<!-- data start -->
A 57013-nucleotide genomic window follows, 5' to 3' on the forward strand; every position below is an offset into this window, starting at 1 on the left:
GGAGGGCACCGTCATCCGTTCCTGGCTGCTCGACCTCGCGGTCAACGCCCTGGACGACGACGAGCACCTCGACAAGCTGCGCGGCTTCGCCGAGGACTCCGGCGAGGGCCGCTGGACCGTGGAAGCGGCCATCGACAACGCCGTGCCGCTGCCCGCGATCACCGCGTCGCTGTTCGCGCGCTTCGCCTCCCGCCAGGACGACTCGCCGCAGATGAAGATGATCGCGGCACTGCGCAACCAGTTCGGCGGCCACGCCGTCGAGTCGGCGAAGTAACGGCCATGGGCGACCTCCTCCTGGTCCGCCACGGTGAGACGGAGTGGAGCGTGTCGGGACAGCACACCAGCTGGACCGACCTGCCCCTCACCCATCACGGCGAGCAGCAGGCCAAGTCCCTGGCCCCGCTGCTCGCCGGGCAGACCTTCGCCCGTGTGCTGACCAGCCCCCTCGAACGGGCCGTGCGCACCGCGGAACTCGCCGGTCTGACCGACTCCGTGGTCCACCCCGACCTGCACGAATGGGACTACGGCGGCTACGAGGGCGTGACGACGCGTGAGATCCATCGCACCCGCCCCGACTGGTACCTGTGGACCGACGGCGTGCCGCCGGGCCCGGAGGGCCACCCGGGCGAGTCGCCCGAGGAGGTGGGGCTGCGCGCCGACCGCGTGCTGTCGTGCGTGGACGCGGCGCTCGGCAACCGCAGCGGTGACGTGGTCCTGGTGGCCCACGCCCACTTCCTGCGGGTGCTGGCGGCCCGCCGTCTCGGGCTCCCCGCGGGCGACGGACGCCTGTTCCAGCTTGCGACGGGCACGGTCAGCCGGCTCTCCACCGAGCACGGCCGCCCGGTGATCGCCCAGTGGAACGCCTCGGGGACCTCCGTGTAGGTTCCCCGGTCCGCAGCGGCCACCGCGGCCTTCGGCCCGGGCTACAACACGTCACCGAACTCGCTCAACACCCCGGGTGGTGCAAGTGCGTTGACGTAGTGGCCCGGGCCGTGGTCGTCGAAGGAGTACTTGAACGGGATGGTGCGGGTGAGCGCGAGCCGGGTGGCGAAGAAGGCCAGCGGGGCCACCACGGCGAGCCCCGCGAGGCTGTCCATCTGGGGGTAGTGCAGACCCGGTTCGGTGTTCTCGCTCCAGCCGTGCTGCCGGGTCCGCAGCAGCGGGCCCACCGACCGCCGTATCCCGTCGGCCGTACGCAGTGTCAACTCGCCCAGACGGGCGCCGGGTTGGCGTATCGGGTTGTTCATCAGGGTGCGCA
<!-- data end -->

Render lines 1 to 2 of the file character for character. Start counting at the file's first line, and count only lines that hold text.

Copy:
A 57013-nucleotide genomic window follows, 5' to 3' on the forward strand; every position below is an offset into this window, starting at 1 on the left:
GGAGGGCACCGTCATCCGTTCCTGGCTGCTCGACCTCGCGGTCAACGCCCTGGACGACGACGAGCACCTCGACAAGCTGCGCGGCTTCGCCGAGGACTCCGGCGAGGGCCGCTGGACCGTGGAAGCGGCCATCGACAACGCCGTGCCGCTGCCCGCGATCACCGCGTCGCTGTTCGCGCGCTTCGCCTCCCGCCAGGACGACTCGCCGCAGATGAAGATGATCGCGGCACTGCGCAACCAGTTCGGCGGCCACGCCGTCGAGTCGGCGAAGTAACGGCCATGGGCGACCTCCTCCTGGTCCGCCACGGTGAGACGGAGTGGAGCGTGTCGGGACAGCACACCAGCTGGACCGACCTGCCCCTCACCCATCACGGCGAGCAGCAGGCCAAGTCCCTGGCCCCGCTGCTCGCCGGGCAGACCTTCGCCCGTGTGCTGACCAGCCCCCTCGAACGGGCCGTGCGCACCGCGGAACTCGCCGGTCTGACCGACTCCGTGGTCCACCCCGACCTGCACGAATGGGACTACGGCGGCTACGAGGGCGTGACGACGCGTGAGATCCATCGCACCCGCCCCGACTGGTACCTGTGGACCGACGGCGTGCCGCCGGGCCCGGAGGGCCACCCGGGCGAGTCGCCCGAGGAGGTGGGGCTGCGCGCCGACCGCGTGCTGTCGTGCGTGGACGCGGCGCTCGGCAACCGCAGCGGTGACGTGGTCCTGGTGGCCCACGCCCACTTCCTGCGGGTGCTGGCGGCCCGCCGTCTCGGGCTCCCCGCGGGCGACGGACGCCTGTTCCAGCTTGCGACGGGCACGGTCAGCCGGCTCTCCACCGAGCACGGCCGCCCGGTGATCGCCCAGTGGAACGCCTCGGGGACCTCCGTGTAGGTTCCCCGGTCCGCAGCGGCCACCGCGGCCTTCGGCCCGGGCTACAACACGTCACCGAACTCGCTCAACACCCCGGGTGGTGCAAGTGCGTTGACGTAGTGGCCCGGGCCGTGGTCGTCGAAGGAGTACTTGAACGGGATGGTGCGGGTGAGCGCGAGCCGGGTGGCGAAGAAGGCCAGCGGGGCCACCACGGCGAGCCCCGCGAGGCTGTCCATCTGGGGGTAGTGCAGACCCGGTTCGGTGTTCTCGCTCCAGCCGTGCTGCCGGGTCCGCAGCAGCGGGCCCACCGACCGCCGTATCCCGTCGGCCGTACGCAGTGTCAACTCGCCCAGACGGGCGCCGGGTTGGCGTATCGGGTTGTTCATCAGGGTGCGCA